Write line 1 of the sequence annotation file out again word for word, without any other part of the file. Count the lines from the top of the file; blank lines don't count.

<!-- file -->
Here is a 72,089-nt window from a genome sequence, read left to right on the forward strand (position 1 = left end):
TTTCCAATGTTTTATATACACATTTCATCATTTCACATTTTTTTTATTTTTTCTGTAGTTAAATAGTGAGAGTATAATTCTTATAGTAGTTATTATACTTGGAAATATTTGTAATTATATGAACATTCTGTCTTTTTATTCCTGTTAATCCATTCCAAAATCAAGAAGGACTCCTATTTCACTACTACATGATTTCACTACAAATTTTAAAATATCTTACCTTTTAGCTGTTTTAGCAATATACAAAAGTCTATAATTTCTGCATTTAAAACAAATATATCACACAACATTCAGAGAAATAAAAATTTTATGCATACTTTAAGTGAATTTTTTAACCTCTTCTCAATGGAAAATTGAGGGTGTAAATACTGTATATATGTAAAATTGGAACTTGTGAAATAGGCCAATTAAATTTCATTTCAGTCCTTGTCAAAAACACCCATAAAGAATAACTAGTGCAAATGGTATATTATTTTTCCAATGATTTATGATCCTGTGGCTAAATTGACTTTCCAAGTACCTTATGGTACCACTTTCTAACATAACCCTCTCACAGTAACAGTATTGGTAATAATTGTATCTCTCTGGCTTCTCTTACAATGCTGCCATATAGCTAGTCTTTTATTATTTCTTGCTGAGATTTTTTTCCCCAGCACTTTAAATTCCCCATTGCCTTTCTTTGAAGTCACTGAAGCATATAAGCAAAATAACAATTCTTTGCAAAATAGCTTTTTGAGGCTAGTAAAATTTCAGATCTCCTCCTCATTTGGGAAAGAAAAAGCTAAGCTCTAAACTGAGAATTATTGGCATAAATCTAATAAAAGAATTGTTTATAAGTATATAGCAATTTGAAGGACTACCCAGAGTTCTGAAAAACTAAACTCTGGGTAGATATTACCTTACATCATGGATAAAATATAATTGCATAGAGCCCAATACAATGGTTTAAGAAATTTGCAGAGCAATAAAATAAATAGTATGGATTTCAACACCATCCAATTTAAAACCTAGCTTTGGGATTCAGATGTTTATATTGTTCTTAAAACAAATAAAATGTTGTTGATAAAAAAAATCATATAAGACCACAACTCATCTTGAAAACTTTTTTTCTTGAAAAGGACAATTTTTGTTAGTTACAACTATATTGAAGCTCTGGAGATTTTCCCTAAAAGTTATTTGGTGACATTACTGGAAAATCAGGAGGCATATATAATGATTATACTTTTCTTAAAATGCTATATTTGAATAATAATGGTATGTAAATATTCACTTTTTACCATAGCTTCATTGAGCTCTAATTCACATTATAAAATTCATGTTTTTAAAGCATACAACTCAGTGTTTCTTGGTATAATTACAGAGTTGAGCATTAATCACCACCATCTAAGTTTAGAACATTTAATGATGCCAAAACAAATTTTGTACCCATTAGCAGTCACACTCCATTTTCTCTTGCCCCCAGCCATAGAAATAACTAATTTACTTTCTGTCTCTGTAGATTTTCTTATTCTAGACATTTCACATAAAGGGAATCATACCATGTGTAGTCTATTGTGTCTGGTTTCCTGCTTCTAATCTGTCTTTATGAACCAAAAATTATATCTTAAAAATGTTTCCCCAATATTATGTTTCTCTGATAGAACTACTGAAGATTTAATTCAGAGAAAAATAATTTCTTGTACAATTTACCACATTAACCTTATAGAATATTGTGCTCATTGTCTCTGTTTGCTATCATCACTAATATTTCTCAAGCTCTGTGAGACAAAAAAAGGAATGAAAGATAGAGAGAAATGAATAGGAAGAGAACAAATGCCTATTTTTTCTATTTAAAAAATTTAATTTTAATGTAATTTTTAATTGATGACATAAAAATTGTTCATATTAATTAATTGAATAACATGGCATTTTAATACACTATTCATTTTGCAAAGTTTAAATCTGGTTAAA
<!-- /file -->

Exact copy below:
Here is a 72,089-nt window from a genome sequence, read left to right on the forward strand (position 1 = left end):